Professor’s Pride

Timothy Bussey and Christine Sylvester

Alum talks making the University and the country a more supportive place for the LGBTQ-plus community

Timothy Bussey ’14 MA, ’18 Ph.D. grew up in a military family near the Fort Benning Army base in Georgia. After very briefly considering enrolling in a military college, they attended a smaller state university in their hometown and then spent time abroad at the University of Oxford.

Their undergraduate advisor was an alum of UConn and shared information about the Rainbow Center. Bussey was impressed by the support provided to the LGBTQ+ community in Storrs and thought UConn was the perfect fit for postgrad studies.

They quickly became involved at the Rainbow Center, including facilitating the graduate and postdoctoral fellow group and running the Out to Lunch lecture series. That work proved to Bussey that they wanted to pursue a career in student services rather than go the tenure-track route.

Today Bussey is associate director of the Office of Diversity, Equity, and Inclusion at Kenyon College in Ohio, where they have racked up an impressive array of DEI accomplishments, particularly in the LGBTQ+ inclusion space. They were asked by the Modern Military Association of America to write the newest edition of “Freedom to Serve: The Definitive Guide to LGBTQ Military Service,” which the Biden transition team formally requested ahead of the inauguration.

Political science professor Christine Sylvester advised Bussey on their dissertation, “Lavender Security Threats: Understanding the Histories of Discrimination Against LGBT Persons in the American Military and Intelligence Community.” The two caught up recently over Zoom.

CS: You have achieved a great deal in the three years since completing your doctorate. Could you talk about a top-five achievements during that time?

TB: First, I’m very proud of “Freedom to Serve: The Definitive Guide to LGBTQ Military Service.” Second, I would highlight that when I joined Kenyon College, they had a 3.5 out of 5 ranking on the Campus Pride Index, which is the go-to inclusivity index for LGBTQ+ support services at colleges and universities across the country.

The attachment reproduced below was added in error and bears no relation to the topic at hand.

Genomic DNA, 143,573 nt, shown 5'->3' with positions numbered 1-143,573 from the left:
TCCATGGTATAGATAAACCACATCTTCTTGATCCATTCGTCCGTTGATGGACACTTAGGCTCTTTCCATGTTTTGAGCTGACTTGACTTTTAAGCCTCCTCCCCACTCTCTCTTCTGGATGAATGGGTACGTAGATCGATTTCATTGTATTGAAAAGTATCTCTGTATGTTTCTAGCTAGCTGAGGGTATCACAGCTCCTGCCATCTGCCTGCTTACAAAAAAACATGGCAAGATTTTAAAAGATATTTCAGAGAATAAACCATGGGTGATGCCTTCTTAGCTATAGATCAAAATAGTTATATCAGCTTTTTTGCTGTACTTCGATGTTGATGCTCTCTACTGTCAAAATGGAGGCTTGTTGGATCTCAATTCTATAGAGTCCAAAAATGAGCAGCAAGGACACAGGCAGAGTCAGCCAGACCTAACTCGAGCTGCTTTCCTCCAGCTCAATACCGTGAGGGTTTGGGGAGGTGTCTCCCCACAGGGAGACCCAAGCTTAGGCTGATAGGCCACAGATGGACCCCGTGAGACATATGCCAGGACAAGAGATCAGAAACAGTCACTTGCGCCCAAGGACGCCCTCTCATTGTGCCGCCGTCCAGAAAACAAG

After my first year, that increased to a 4.5 out of 5. Halfway through my second year, that increased to a 5 out of 5.

I’m also definitely proud of the queer and transgender studies conference that I developed during my first year at Kenyon, which has now grown into the largest LGBTQ+ student conference in the state of Ohio.

And in terms of the fourth and fifth things, I was really proud to have planned the Newark Ohio Pride Festival, and I’m very proud to have come out as transgender and non-binary during the pandemic. For a lot of people, the pandemic really made us sit with ourselves. Gender identity is a really interesting concept that I — despite having done so many things with LGBTQ+ students and having taught women’s, gender, and sexuality studies for several years — had never actively and personally reflected upon.


CS: I’m smiling ear to ear listening to you talk about it. Is there a new project within the community or the college that you plan to start this year?

TB: I am definitely interested in growing my new organization, the Ace and Aro Alliance of Central Ohio, which is the state of Ohio’s first community organization that explicitly and specifically works to support the asexual and aromantic community.

I’d also like to transition my dissertation into a book project. And of course, there will be some expansions with the changes that we’ve seen from both the end of the Trump administration and the start of the Biden administration.


CS: I always thought that your dissertation should come out as a book. Do you have anything else that you would like to share?

TB: When I think about the fact that the dissertation is done and all of these things are happening, it does sort of leave me bewildered. When something like the request from the Biden transition team happens, I’m just always kind of amazed and surprised.

But I always end up in a place where I’m thankful for the people that have supported me. That certainly includes you, Sherry Zane with UConn Women’s, Gender, and Sexuality Studies, and so many other people.

Honestly, I’ve had so many people that have been supportive to me in so many ways, both professionally and personally, and I’m just thankful for those people in my life. I really appreciate everything that they’ve done for me, and I think that’s the big takeaway here.

CS: Well, you’re certainly a credit to UConn, to Kenyon, and to your larger community.

By Julie (Stagis) Bartucca ’10 (BUS, CLAS), ’19 MBA
Photo by Kendra Bryant


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